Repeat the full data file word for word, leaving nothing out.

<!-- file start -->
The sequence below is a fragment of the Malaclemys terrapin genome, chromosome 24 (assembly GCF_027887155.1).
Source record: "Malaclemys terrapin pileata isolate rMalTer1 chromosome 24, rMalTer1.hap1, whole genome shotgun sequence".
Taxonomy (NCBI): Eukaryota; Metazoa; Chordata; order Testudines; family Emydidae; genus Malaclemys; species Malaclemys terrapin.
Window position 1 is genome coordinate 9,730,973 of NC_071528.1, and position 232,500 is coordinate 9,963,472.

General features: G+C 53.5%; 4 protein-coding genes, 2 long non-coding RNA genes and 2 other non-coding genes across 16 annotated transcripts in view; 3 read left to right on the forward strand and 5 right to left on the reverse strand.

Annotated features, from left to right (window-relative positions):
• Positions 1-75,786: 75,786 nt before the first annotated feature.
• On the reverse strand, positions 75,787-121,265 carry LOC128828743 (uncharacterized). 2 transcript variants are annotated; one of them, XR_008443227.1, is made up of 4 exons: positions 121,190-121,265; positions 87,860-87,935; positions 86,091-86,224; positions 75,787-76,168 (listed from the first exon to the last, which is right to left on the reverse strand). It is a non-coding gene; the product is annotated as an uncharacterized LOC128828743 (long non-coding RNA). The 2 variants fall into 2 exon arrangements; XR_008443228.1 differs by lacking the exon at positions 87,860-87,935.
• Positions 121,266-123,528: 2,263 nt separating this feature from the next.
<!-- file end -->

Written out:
The sequence below is a fragment of the Malaclemys terrapin genome, chromosome 24 (assembly GCF_027887155.1).
Source record: "Malaclemys terrapin pileata isolate rMalTer1 chromosome 24, rMalTer1.hap1, whole genome shotgun sequence".
Taxonomy (NCBI): Eukaryota; Metazoa; Chordata; order Testudines; family Emydidae; genus Malaclemys; species Malaclemys terrapin.
Window position 1 is genome coordinate 9,730,973 of NC_071528.1, and position 232,500 is coordinate 9,963,472.

General features: G+C 53.5%; 4 protein-coding genes, 2 long non-coding RNA genes and 2 other non-coding genes across 16 annotated transcripts in view; 3 read left to right on the forward strand and 5 right to left on the reverse strand.

Annotated features, from left to right (window-relative positions):
• Positions 1-75,786: 75,786 nt before the first annotated feature.
• On the reverse strand, positions 75,787-121,265 carry LOC128828743 (uncharacterized). 2 transcript variants are annotated; one of them, XR_008443227.1, is made up of 4 exons: positions 121,190-121,265; positions 87,860-87,935; positions 86,091-86,224; positions 75,787-76,168 (listed from the first exon to the last, which is right to left on the reverse strand). It is a non-coding gene; the product is annotated as an uncharacterized LOC128828743 (long non-coding RNA). The 2 variants fall into 2 exon arrangements; XR_008443228.1 differs by lacking the exon at positions 87,860-87,935.
• Positions 121,266-123,528: 2,263 nt separating this feature from the next.